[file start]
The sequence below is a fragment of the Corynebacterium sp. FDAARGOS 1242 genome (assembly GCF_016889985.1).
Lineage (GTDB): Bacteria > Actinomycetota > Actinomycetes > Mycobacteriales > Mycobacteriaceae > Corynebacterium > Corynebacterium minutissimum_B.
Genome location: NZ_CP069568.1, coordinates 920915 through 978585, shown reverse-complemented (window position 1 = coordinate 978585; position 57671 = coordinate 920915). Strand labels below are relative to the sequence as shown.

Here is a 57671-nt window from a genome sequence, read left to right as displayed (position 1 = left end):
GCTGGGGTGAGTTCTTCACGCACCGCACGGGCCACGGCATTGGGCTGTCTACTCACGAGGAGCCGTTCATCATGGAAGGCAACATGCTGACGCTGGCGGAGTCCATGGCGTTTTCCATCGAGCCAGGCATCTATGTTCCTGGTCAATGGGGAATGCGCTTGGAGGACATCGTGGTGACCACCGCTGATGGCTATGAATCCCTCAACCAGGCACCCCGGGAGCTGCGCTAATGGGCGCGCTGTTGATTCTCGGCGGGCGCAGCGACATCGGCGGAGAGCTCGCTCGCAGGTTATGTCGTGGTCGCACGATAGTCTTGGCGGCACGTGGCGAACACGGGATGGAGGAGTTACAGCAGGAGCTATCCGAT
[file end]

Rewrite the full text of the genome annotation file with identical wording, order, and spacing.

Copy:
The sequence below is a fragment of the Corynebacterium sp. FDAARGOS 1242 genome (assembly GCF_016889985.1).
Lineage (GTDB): Bacteria > Actinomycetota > Actinomycetes > Mycobacteriales > Mycobacteriaceae > Corynebacterium > Corynebacterium minutissimum_B.
Genome location: NZ_CP069568.1, coordinates 920915 through 978585, shown reverse-complemented (window position 1 = coordinate 978585; position 57671 = coordinate 920915). Strand labels below are relative to the sequence as shown.

Here is a 57671-nt window from a genome sequence, read left to right as displayed (position 1 = left end):
GCTGGGGTGAGTTCTTCACGCACCGCACGGGCCACGGCATTGGGCTGTCTACTCACGAGGAGCCGTTCATCATGGAAGGCAACATGCTGACGCTGGCGGAGTCCATGGCGTTTTCCATCGAGCCAGGCATCTATGTTCCTGGTCAATGGGGAATGCGCTTGGAGGACATCGTGGTGACCACCGCTGATGGCTATGAATCCCTCAACCAGGCACCCCGGGAGCTGCGCTAATGGGCGCGCTGTTGATTCTCGGCGGGCGCAGCGACATCGGCGGAGAGCTCGCTCGCAGGTTATGTCGTGGTCGCACGATAGTCTTGGCGGCACGTGGCGAACACGGGATGGAGGAGTTACAGCAGGAGCTATCCGAT